• Wednesday, November 29, 2023
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Sustaining African-Chinese cooperation


 Ever since the Bandung Conference in 1955, China and several nations in Africa have had a special relationship. The Afro-Asian meeting was one of the first steps toward the anti-colonial Non-Aligned Movement, which Indonesia’s first president Sukarno named the “newly emerging forces.”

Now, let’s fast-forward half a century. “The days of the Non-Aligned Movement that united us after colonialism are gone,” cautions Nigeria’s central bank governor Lamido Sanusi in a recent commentary, which was released before the impending BRICS summit hosted by South Africa. “China is no longer a fellow under-developed economy,” Sanusi added, “it is the world’s second-biggest, capable of the same forms of exploitation as the west.”

What’s going on? The modern Africa-China relations were initiated in the post-war era, following the establishment of the People’s Republic of China in 1949. In China many African nations saw a more equal partner – another developing nation. In turn, African nations have had a special place in Chinese hearts, particularly since Zhou Enlai’s African tour in 1964.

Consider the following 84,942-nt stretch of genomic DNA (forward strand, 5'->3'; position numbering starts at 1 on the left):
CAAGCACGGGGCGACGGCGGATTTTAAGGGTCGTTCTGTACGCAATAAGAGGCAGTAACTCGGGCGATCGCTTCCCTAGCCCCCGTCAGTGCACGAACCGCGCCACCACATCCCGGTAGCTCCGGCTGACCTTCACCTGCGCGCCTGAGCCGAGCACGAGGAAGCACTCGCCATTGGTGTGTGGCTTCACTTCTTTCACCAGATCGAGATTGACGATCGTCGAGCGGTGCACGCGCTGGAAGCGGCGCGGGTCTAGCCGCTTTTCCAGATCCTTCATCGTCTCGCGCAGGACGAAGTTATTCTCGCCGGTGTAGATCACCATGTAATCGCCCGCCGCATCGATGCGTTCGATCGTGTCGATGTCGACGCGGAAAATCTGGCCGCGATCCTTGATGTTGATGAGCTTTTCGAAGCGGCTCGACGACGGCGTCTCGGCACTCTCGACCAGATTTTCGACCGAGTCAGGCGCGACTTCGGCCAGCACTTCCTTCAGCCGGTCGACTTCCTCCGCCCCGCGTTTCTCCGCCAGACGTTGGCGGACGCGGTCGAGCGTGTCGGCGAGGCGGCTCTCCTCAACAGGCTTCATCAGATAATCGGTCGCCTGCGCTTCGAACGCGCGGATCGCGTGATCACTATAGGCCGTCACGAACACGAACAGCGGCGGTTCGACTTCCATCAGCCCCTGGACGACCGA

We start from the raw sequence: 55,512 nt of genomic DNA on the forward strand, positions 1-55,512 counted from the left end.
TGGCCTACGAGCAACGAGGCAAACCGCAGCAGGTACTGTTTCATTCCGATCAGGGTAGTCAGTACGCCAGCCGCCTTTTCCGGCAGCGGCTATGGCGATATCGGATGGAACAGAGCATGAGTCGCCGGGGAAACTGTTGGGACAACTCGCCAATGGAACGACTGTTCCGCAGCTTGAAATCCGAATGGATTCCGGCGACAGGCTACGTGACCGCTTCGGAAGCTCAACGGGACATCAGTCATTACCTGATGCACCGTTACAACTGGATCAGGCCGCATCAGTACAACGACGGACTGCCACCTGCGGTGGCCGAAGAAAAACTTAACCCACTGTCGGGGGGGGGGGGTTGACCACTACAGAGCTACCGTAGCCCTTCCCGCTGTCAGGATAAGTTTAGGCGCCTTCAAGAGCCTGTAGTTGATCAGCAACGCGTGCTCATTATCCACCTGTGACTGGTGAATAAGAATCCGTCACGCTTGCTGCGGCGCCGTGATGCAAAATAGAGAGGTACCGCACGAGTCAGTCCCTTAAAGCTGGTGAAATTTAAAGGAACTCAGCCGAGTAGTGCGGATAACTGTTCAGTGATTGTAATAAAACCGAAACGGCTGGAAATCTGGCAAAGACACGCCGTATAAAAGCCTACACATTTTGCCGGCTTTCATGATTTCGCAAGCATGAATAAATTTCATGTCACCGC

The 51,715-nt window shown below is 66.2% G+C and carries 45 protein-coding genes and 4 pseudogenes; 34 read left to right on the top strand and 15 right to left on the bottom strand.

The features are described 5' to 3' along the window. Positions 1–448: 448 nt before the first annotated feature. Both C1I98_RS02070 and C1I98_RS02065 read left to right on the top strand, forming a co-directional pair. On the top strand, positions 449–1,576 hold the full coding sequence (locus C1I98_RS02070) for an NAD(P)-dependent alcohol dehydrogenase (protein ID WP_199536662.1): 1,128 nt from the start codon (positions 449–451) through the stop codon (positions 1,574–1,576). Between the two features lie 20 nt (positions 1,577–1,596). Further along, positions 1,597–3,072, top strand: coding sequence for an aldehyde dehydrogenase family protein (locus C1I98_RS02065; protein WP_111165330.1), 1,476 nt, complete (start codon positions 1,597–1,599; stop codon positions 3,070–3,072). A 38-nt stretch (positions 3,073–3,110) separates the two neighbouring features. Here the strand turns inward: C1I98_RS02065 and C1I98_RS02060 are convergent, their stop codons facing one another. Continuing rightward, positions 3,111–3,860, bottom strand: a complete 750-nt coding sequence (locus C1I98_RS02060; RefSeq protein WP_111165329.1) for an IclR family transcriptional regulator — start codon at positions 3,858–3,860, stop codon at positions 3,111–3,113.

During the era of decolonization, China, unlike the western powers, had close ties with African liberation and anti-apartheid movements, while the support of African nations was vital when China joined the UN in 1971.

When Deng Xiaoping initiated economic reforms and opening-up policies in China, the mainland began its historical catch-up with advanced economies. After the creation of the Forum on China-Africa Cooperation in 2000, China committed to a policy of accelerated engagement. A year later, China joined the World Trade Organization (WTO). Since then, trade between China and Africa has soared 20-fold. Last year, it exceeded $200 billion.